By connecting with your key stakeholders through the press, you can leverage the platforms that they already perceive as credible. This adds more validation to your message coming from a third-party source. Imagine how much weightier your message would be if it came from Forbes instead of Twitter, which is relatively newer and less professional in comparison.
Because the two processes are inherently different, the strategies involved in each of them are also different.
A few essential steps to develop a PR strategy include:
- Identifying the target audience
- Outlining communication goals and objectives
- Developing a unique voice and brand identity
- Crafting campaigns and messages that resonate with the target audience
- Reaching out to influencers, bloggers, and other key contacts
A successful media relations strategy typically includes:
- Identifying appropriate media outlets
- Crafting targeted pitches and press releases
- Building relationships with key journalists and influencers
- Monitoring the news landscape for relevant stories to comment on
- Leveraging available technology to identify potential stories and contacts
- Connecting with press release distribution services to get the narrative out
PR strategies are much more involved and focus on a broader goal, while media strategies are more specific and designed to get the story out in one specific way.
Since PR focuses on managing relationships, it requires a long-term commitment and must be constantly monitored and adjusted accordingly.
The implementation of public relations is usually ongoing. It can take the form of social media campaigns, newsletters, blog posts, press releases, interviews, and speaking engagements. At different points in the overall execution, different elements will be implemented in the overall strategy.
Media strategies are less complex because they focus on one specific goal - getting your story told in the press. After identifying the target media outlets, PR professionals craft a press release and distribute it to the appropriate journalists.
The timing of distribution is critical - PR pros need to ensure that their message reaches the right people at the right time. Once it’s out in the public, they monitor for results and track the campaign's progress.
Regarding overall reach, comparing PR vs. advertising or PR vs. marketing is similar to PR vs. media relations. Public relations reaches stakeholders by building relationships and trust, while advertising and marketing are one-way communications.
Similarly, media relations strategies are designed specifically to get a story told in the press. Although they can be used as part of an overall PR strategy, media relations focuses on getting one message across.
The reach of media relations ultimately depends on the outlets in which your message is featured and the number of impressions it creates with each one. With PR, however, the possibilities are practically endless, allowing you to reach an even wider audience and gain more credibility from your stakeholders.
5. The Entire Concept
PR shapes the message and manages relationships long-term. Media amplifies the story through the press.
Public relations pros are tasked with finding the message that best suits their brand. Nowadays, they have numerous tools they can use to broadcast their message.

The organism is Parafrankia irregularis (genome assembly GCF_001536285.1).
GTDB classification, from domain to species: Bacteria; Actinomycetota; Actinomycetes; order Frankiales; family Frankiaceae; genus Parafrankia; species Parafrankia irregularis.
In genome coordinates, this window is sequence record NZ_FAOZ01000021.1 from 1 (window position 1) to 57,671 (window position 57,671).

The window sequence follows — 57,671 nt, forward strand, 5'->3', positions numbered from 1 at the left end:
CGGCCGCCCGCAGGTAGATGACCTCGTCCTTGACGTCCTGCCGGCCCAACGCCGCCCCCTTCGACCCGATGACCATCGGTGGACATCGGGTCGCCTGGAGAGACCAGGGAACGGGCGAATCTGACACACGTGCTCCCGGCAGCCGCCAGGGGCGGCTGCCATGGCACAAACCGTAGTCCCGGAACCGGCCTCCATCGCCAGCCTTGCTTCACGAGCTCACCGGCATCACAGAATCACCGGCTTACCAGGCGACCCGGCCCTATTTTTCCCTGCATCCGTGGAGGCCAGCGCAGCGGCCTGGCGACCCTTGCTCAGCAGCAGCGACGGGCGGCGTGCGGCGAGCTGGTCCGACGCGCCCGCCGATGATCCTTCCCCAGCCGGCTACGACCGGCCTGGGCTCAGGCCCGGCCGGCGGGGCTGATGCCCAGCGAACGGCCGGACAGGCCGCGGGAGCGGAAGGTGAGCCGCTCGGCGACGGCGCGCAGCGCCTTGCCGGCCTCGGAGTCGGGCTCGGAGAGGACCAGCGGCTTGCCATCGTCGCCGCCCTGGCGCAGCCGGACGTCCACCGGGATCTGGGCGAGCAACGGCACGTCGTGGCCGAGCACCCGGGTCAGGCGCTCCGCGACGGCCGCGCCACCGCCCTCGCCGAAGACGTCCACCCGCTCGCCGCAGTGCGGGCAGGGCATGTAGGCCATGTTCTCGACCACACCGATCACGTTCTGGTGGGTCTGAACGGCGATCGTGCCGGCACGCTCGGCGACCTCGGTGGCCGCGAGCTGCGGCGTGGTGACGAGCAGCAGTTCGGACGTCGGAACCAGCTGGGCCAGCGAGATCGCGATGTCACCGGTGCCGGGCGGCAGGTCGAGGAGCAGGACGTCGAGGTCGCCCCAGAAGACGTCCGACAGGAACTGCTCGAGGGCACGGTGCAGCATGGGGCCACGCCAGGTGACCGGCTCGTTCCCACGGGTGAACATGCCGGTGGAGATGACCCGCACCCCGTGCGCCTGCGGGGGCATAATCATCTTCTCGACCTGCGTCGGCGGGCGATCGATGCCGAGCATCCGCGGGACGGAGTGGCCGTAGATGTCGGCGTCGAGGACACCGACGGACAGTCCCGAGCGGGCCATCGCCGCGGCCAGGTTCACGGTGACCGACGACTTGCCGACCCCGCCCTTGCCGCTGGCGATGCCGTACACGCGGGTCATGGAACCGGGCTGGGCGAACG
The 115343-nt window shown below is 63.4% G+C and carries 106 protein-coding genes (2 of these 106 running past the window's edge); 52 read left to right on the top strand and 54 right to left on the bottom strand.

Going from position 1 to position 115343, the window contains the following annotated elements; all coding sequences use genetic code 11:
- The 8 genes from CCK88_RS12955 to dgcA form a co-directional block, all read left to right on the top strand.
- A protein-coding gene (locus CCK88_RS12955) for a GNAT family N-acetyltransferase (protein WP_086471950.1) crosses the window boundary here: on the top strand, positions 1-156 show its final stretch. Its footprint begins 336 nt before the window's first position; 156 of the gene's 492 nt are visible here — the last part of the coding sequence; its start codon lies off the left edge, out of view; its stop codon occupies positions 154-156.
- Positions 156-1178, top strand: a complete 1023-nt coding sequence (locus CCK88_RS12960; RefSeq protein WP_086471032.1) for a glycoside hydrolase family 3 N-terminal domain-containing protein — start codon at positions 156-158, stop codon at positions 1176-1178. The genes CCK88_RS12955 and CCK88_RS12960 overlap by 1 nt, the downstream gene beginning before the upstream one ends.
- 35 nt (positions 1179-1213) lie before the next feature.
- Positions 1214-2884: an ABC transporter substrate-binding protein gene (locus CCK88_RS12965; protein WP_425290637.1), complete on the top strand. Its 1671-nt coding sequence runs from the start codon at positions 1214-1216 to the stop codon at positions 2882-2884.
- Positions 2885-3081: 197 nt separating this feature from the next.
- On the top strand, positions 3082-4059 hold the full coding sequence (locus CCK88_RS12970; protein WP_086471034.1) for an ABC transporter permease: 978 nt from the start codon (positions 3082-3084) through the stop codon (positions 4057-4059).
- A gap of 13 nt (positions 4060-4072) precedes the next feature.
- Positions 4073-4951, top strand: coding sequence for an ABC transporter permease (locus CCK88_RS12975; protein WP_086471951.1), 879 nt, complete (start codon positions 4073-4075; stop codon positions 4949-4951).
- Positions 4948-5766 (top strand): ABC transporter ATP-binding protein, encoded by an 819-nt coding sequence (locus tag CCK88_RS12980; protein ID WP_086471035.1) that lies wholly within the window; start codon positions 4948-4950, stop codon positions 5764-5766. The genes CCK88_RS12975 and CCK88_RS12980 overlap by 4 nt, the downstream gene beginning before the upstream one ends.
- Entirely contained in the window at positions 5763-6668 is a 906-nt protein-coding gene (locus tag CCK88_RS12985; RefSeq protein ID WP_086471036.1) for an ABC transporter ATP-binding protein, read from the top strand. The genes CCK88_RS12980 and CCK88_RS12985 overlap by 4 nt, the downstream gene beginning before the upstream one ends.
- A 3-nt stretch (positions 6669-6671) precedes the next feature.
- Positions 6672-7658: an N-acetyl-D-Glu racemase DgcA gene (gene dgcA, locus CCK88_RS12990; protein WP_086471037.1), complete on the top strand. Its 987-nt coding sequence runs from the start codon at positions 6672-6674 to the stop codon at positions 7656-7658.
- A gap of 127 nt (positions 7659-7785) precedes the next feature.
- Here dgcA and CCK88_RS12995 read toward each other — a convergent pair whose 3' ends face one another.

If someone wants to make sure their message is seen by as many people as possible, they might try to make it "go viral" or put it on billboards. But when it comes to increasing the reach of your message, one of the most reliable (and often cheapest) methods is still through the media.
If you can tie your company's story to a current event - or something prominent happening in the world - and pitch it to the right media outlet, your story could reach a much larger audience. And since the publisher enjoys increased engagement without the need to find a new story, the exchange is mutually beneficial, bringing the cost down.
When to Use Public Relations
The importance of PR is clear - it helps create the narrative about your brand and builds relationships with stakeholders. It’s also a great way to shape public opinion on what your company stands for.
A PR strategy should be used when you want to maintain influence over a particular narrative surrounding your brand. Since PR is a comprehensive strategy, it requires the resources, investment capital, and connections that media relations does not.
When to Use Media Relations
Media relations is a great way to get your story heard by people who otherwise wouldn’t know about it. It’s also an effective way to build relationships with journalists, bloggers, and influencers in various industries.
Media relations often fits into public relations, and many companies use it as a core component of their PR strategies. But media relations can also happen in one-off instances, such as social media partnerships, bylines, and short-term marketing campaigns.
Frequently Asked Questions
Is media relations part of PR?
Media relations is one of the most essential components of public relations. It’s often used as one tactic to reach a larger audience and build relationships with journalists, bloggers, and influencers in various industries.
What is an example of media relations?
Media relations can include advertisements, social media partnerships, bylines, and marketing campaigns that come together to create cohesive customer-focused messaging. It can also involve press releases, news conferences, and media requests that boost brand visibility.